Come up and see my etchings

THE TOWER OF BABEL greeted anyone who climbed the staircase at my childhood home in Hampstead Garden Suburb. Well, actually it was a large engraving of the tower as imagined by Dolf Rieser (1898-1983). Dolf, who was born in King Williams Town in South Africa, was related to my mother’s grandmother Hedwig Ginsberg (née Rieser). My mother and Dolf were cousins. Even though they lived not far from us in north London, I saw little of Dolf and his family until about 1976 when I began studying dentistry. It was then that my uncle Sven, married to my mother’s sister, and his daughter told me that they were about to join the printmaking classes that Dolf held in his studio above his home in Sumatra Road, West Hampstead. As I liked drawing and painting, I signed up as well. The three of us attended the weekly evening classes that Dolf held on Tuesdays. Out of a class of on average six to eight students, three of us and the teacher were all closely related.

At the top of the stairs leading to the studio, there was a small colourful image created by the artist who is now very famous. It was a gift to Dolf given by the artist when both were living in Paris in the 1920s and 1930s. Dolf, who had studied biology in Switzerland and was awarded a PhD in 1922 (https://dolfrieser.com/), began studying art in Munich in 1923, and then moved to Paris to study print-making in Atelier 17, the studio of the great surrealist painter and etcher Stanley Hayter (1901-1988) and the engraver Jozef Hecht (1891-1951).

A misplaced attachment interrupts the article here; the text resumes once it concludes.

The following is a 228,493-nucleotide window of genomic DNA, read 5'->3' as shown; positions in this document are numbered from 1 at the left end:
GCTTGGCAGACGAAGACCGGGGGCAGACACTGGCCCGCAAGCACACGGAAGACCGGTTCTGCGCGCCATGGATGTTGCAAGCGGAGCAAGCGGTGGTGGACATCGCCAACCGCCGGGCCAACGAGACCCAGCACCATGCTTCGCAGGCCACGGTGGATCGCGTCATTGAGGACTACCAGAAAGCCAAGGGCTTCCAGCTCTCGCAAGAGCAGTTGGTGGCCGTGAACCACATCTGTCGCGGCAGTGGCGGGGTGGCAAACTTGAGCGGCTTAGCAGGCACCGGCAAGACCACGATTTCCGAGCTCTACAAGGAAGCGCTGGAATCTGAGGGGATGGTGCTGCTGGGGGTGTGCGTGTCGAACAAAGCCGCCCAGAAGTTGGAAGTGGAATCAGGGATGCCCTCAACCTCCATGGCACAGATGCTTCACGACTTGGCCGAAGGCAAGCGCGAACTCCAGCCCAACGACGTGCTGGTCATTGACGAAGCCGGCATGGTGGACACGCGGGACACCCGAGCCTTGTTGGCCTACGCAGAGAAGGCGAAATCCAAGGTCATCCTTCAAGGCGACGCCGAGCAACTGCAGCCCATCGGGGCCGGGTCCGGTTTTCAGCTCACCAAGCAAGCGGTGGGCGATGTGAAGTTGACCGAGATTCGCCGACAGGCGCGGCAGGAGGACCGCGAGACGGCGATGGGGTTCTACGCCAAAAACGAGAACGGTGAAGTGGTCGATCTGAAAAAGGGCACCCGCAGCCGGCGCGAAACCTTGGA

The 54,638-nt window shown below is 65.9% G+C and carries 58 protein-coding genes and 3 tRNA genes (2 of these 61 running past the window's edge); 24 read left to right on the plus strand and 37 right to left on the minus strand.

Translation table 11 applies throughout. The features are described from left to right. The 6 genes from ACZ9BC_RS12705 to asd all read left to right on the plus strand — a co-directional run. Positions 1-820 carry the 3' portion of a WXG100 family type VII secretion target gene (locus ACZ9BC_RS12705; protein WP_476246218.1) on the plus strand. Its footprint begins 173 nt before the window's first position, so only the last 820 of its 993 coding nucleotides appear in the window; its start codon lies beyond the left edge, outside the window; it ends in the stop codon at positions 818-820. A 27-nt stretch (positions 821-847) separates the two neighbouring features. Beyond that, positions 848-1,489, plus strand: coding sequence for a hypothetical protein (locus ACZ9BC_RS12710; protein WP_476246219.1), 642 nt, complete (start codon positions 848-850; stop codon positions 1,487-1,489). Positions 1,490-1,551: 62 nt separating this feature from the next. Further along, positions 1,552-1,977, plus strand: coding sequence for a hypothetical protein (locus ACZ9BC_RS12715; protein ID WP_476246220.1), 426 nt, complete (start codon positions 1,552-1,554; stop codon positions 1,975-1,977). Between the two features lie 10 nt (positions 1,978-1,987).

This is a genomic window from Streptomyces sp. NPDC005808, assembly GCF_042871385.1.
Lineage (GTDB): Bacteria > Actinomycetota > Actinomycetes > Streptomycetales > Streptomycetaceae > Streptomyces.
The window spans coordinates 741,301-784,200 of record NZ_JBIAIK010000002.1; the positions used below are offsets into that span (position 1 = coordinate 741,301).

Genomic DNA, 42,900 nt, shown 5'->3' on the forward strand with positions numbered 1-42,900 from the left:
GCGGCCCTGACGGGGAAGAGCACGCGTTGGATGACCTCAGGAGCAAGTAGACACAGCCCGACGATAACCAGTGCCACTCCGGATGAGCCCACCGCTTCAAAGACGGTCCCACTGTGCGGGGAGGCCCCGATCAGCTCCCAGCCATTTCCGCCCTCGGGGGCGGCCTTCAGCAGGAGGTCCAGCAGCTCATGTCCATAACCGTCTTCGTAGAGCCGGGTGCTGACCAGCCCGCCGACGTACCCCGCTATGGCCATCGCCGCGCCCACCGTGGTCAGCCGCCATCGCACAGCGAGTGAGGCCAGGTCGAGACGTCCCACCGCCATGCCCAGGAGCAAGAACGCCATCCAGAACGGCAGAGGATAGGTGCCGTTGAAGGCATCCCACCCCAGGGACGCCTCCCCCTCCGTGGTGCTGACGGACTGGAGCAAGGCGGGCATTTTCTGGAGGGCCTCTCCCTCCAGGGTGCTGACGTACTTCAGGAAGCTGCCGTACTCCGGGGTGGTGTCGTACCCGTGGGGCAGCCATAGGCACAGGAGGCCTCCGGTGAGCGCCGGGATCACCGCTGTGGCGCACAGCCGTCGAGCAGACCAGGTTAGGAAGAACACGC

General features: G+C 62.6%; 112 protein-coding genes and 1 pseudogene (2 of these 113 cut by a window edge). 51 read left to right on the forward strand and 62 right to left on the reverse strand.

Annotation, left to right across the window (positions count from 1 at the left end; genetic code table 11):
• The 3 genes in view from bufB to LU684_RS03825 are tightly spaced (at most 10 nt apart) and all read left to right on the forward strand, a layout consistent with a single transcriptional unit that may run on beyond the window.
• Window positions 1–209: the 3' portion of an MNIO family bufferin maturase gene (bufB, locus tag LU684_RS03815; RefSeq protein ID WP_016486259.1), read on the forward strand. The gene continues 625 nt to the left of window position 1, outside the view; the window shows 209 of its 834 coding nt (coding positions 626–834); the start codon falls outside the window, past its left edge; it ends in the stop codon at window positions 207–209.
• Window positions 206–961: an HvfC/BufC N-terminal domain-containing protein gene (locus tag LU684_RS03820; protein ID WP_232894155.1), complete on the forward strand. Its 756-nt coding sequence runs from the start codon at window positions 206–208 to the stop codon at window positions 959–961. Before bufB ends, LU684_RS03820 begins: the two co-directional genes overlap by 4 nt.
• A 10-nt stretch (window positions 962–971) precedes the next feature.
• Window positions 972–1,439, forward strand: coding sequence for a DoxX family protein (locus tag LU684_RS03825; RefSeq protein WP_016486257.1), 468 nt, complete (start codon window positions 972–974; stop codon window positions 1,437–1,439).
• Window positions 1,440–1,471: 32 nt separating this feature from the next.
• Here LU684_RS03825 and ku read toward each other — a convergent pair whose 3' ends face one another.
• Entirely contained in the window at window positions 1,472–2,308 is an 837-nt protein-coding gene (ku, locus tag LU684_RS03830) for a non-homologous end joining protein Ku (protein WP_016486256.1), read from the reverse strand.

In the compulsory half hour tea breaks during the classes, we used to sit with Dolf whilst he regaled us with tales about his life in Paris during the 1920s and 1930s. Every winter, he used to go to Switzerland to ski. He used to enter the railway station carrying his wooden skis, and Parisians would stop him to ask what they were. For, in those days, it might surprise you to learn, the average Frenchman was unfamiliar with skiing. Dolf used to visit the Café Les Deux Magots in the Saint-Germain-des-Prés district of Paris, where he would enjoy the company of other artists. He told us that he often saw Pablo Picasso there, sitting at one of the tables. Dolf said that being a junior and relatively unknown artist at the time, he had to sit at a table near to Picasso’s, which was reserved for the ‘upper echelon’ of the artists community in the city. I cannot recall all that he told us, but much of it was both informative and highly entertaining, if not always entirely suitable for polite company. One bit of French that I learned from him during these entertaining intervals in the class was ‘poule de luxe’, which you can look up for yourself.